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The new safe sex: How one HIV drug is changing lives

The drug Truvada, the most popular PrEP medication.

Joanne Stekler still remembers the day a colleague rushed into her office at the Duke University School of Medicine, exclaiming, “Oh, my gosh! Have you seen this data about HIV cocktails?”

It was the mid ‘90s, and their team was investigating HIV transmission and treatment  “talking about sex, drugs and rock ’n’ roll every day,” she recalls.

Shortly thereafter, a new class of antiretroviral drugs began to sharply reduce HIV-related deaths. Known as highly active antiretroviral therapy, or HAART, the drug protocol was a major breakthrough and perhaps the biggest turning point in the epidemic since the identification of the virus. Within just a few years, HIV went from being a death sentence to a manageable condition.

Today, Stekler  is an associate professor in the Department of Medicine at the University of Washington and her attention is now focused on another promising new drug regimen: Pre-Exposure Prophylaxis, also known as PrEP.

Similar to birth control, PrEP consists of a daily pill (dispensed under the trade name Truvada) taken by a HIV-negative person, usually in combination with regular clinic visits for testing and counseling. When properly used, it can almost completely prevent the transmission of HIV. Truvada has been marketed to the gay male community because, in this country, gay men still have the highest rates of HIV. This prevention measure has led to drastic changes in the sexual culture in much of the gay community.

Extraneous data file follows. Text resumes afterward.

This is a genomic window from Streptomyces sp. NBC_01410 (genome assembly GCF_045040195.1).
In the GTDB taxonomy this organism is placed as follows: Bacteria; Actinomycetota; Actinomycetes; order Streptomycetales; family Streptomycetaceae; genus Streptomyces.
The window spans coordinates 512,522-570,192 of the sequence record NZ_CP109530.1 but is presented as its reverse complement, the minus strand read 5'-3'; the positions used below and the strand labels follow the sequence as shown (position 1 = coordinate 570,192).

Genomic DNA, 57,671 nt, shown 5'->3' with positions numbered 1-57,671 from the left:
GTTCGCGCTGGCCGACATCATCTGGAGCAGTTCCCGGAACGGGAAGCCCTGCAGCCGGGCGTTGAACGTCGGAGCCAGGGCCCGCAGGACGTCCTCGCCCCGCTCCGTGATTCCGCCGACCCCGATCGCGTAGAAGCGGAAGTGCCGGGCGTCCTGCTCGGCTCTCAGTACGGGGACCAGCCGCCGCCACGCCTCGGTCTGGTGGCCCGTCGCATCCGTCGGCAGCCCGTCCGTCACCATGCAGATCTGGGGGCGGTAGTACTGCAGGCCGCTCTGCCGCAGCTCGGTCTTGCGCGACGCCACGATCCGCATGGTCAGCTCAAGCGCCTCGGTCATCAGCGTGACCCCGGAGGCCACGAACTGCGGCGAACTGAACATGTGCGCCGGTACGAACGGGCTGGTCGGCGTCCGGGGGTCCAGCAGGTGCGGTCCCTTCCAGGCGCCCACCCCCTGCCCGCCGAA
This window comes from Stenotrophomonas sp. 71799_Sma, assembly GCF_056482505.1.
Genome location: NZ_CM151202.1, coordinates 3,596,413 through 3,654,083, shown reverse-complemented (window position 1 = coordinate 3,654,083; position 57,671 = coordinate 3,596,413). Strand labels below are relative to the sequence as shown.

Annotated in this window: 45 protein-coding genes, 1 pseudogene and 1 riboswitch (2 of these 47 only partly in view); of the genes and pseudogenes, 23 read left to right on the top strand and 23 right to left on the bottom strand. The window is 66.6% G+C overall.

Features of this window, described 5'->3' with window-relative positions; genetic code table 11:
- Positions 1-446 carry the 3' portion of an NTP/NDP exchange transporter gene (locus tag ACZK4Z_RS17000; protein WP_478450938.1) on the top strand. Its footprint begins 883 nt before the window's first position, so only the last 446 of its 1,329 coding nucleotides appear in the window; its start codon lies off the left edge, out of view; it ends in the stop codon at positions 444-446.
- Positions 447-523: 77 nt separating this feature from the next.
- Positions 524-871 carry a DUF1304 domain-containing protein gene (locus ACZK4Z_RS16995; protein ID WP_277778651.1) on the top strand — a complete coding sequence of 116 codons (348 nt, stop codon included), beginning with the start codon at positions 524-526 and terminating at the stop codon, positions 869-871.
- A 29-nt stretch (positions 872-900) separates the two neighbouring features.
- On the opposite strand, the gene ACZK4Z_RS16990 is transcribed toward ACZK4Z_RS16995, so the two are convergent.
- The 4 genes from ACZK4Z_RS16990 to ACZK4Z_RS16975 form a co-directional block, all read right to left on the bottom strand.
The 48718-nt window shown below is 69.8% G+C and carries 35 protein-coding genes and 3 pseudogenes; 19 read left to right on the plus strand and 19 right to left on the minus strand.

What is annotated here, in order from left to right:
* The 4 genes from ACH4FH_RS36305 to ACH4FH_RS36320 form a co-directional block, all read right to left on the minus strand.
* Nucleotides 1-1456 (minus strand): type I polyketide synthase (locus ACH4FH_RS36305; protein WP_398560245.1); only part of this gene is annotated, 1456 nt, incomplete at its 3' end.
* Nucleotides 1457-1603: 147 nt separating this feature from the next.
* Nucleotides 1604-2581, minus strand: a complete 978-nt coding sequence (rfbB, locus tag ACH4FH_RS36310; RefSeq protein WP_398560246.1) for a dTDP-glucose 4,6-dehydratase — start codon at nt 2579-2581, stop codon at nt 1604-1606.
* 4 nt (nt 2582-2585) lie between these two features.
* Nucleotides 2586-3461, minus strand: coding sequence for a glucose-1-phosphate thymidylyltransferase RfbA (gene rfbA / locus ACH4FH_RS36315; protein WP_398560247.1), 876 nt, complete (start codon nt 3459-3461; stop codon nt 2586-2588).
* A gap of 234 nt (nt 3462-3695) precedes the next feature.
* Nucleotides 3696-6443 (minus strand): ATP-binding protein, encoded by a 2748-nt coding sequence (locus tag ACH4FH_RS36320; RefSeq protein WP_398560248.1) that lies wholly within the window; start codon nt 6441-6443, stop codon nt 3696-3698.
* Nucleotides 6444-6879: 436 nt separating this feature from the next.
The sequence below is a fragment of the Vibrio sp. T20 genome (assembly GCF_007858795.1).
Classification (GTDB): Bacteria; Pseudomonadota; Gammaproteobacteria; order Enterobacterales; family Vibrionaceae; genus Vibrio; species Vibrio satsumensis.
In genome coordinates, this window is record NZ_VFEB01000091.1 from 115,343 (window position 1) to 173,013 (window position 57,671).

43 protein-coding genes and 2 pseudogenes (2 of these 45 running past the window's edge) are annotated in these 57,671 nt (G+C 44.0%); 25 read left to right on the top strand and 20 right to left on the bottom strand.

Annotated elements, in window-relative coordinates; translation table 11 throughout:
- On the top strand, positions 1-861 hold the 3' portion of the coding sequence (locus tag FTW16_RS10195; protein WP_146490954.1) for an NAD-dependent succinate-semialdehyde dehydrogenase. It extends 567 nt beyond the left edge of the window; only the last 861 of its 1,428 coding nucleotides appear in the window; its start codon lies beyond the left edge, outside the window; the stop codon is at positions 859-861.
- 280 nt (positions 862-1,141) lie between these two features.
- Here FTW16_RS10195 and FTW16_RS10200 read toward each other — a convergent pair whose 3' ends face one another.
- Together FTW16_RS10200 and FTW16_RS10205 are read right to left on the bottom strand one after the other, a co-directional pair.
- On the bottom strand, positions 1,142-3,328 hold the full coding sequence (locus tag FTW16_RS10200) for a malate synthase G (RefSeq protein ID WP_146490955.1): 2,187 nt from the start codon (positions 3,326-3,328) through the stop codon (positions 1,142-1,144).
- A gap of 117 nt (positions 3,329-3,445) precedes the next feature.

Coming of age with a new understanding of HIV

For young queer people, PrEP means coming of age without the sexual precautions that defined preceding generations.

In 1981, the first official report ever published on the newly emerging HIV virus set the tone for sex education — and arguably contributed to the stigma that many in the gay community face. The Center for Disease Control (CDC) detailed the cases of five young gay men who were hospitalized with serious infections. In the 35 years since, safe sex education has largely emphasized the risk of anal sex without condoms. PrEP presents a chance to change that. It also means an exciting time for those working at the cutting-edge of that change, from sex workers to public health researchers. It’s a chance to reshape what safe, fulfilling sex can be.

Since the advent of HAART, most HIV-positive people who are on it are able to suppress their viral load to undetectable levels, drastically reducing the likelihood of transmission. Emerging research indicates that when a partner is undetectable, their risk of transmission is “no more than four percent.” Now, with the advent of PrEP, that risk can be mitigated even further. If taken daily, PrEP provides a 99 percent reduction in the likelihood of transmission, according to one study. Another study estimates that by the year 2020, the treatment could reduce infections in the United States by 70 percent.